Lyle, Lyle, Crocodile: Press
December 15, 2007 - February 3, 2008
From the Chicago Reader
June 5, 2008
By Jack Helbig
Everything in this remounting of Lifeline Theatre's 2007 hit works, and works well. Christina Calvit's adaptation of Bernard Waber's popular children's book, about a friendly reptile and the family of New Yorkers who adopt him, is faithful--but not slavishly so: it captures the book's playful spirit, while adding lines here and there guaranteed to entertain parents without baffling kids. George Howe's tunes are lively and memorable, the costumes and sets are clever without stealing focus, and the performances are, to an actor, superb. Of course, all my seven-year-old could talk about was David Fink's lovable portrayal of the title character. Now, thanks to him, she thinks all crocs are cuddly.
December 17, 2007
By Joe Stead
Critical Evaluation: **** out of ****
Lyle isn't your everyday, ordinary crocodile. He lives in an urban New York City bathtub, with a family who adores him. He loves to sing and dance, has his own teddy bear to cuddle up with, and subsists on an exclusive diet of Turkish caviar. Yes, everyone loves Lyle, well almost everyone that is. His only real adversary is his next-door neighbor, aptly named Mr. Grumps and his hostile cat Loretta. Mr. Grumps, who's also a manager at Macy's department store, believes that crocodiles are a menace and have no business living in a house at 88th Street. Will the sourpuss neighbor and his less than friendly feline succeed in separating Lyle from his loving family, and when will interfering "grumps" learn to accept people who may be a little different?
That's the question posed by Lifeline Theatre's delightful little musical "Lyle, Lyle, Crocodile." If the title doesn't immediately ring a bell, you may remember the illustration of the "soapy crocodile" from the popular children's book by Bernard Waber that inspired Christina Calvit's 1-hour original KidSeries adaptation. As we have come to expect from this intrepid 25-year-old Rogers Park institution, the show is loaded with craft, charm and ample imagination. Jana Anderson's clever costumes help transform actor Tom Jansson into the scaly title character and his three stage companions into a variety of characters needed to tell the story. And Composer/Lyricist George Howe supplies a most genial (albeit pre-recorded) score that compliments the tale.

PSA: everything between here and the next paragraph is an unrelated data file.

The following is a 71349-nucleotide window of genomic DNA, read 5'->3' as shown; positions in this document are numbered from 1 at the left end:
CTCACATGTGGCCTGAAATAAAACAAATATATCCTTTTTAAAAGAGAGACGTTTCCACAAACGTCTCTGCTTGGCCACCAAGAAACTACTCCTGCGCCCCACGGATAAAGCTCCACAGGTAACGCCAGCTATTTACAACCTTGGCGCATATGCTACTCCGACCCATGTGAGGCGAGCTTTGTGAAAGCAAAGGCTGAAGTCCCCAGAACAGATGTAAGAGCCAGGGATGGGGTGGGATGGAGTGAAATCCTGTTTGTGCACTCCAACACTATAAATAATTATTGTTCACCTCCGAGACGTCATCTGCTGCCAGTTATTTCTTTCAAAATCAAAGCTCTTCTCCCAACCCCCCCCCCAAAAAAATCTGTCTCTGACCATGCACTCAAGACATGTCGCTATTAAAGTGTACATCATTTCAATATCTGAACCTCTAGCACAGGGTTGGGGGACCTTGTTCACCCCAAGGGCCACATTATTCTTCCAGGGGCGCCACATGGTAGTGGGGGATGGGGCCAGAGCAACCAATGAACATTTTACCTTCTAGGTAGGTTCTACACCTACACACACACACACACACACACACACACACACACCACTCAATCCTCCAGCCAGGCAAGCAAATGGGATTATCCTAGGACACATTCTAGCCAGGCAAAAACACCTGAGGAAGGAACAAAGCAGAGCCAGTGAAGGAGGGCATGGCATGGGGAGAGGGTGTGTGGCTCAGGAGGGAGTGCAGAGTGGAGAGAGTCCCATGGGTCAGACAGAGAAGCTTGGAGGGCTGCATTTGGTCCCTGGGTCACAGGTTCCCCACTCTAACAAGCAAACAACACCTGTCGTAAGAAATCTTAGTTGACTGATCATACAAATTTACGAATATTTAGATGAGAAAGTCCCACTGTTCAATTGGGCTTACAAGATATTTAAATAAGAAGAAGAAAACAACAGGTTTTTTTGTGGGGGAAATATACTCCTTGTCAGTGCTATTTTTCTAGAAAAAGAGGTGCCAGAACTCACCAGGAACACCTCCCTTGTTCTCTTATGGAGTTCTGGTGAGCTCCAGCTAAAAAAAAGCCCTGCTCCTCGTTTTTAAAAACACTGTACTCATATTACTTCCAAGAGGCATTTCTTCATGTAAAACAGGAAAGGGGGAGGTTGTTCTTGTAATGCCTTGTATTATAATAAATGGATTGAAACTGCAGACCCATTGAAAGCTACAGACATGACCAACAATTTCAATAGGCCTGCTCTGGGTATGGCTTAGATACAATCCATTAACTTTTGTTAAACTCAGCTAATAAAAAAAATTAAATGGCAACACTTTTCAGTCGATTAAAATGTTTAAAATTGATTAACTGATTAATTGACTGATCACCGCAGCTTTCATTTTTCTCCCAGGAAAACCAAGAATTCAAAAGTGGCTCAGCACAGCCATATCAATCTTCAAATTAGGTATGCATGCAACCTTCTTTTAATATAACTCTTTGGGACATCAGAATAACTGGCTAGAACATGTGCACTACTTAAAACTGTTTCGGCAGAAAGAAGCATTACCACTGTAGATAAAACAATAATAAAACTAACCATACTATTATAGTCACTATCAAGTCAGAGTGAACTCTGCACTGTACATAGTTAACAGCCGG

Of the cast, Danielle Brothers is a particular standout with her knockout voice and comic delivery as the kind and protective Mrs. Primm. But what really makes this show a treat is the heartwarming message passed on to the youngsters. It's okay to be yourself, so don't worry if others don't automatically accept you. Having a big heart is what really counts, and when you show love it will assuredly come back to you. What a wonderful thought to pass on to young audience members this holiday season (or any other for that matter). "Lyle" is a heartwarming musical that is sure to win you over. Following the performance I attended, the audience was treated to a hands-on demonstration of live reptiles by The Chicago Herpetological Society. Be sure to check out their web sites www.chicagoherp.org and www.reptilefest.com and visit Reptile Fest 2008 April 12 and 13. Tell them "Lyle" sent you.
December 17, 2007
By Dennis Mahoney
It's the holiday season. The kids are running roughshod throughout the house, and are already tired of their new toys. Gah! What to do next? Take them out for a toe-tapping good time and see Lifeline Theatre's KidSeries production of "Lyle, Lyle Crocodile." This musical adaptation of the 1965 Bernard Waber book of the same name follows the adventures of Lyle, a Manhattan-dwelling crocodile who lives in a Victorian brownstone with the Primm family.
Gentle as a lamb, and a friend to all, Lyle has discriminating tastes and loves to perform. As the Primms learn, Lyle had a stellar theatrical past, so his new tricks and penchant for going for laughs are merely daily events. Everyone in the neighborhood loves Lyle, yet two shady characters seek to remove Lyle from his comfortable, happy home.
The small cast takes on a variety of characters through quick costume changes and voice inflections; they are all capable singers and can deftly tackle small dance numbers. The changes in character roles may be confusing at first to younger audience members, but soon they'll be able to find the game and keep up with the story. Of note, Danielle Brothers as Mrs. Primm handles her singing parts with great dexterity and would shine equally in a larger venue.
Given the small performance space, Lifeline is able to transform the stage into 1960s Manhattan through a set design taken directly from the original book's illustrations. All scenery changes are handled by the actors without a hitch. As Lyle gets himself into a prickly situation, and becomes tempted to return to his nomadic past, you really want him to get back to his happy home. And with a bit of luck (and trickery), you'll soon see why all neighborhoods could benefit from having a crocodile live up the block.
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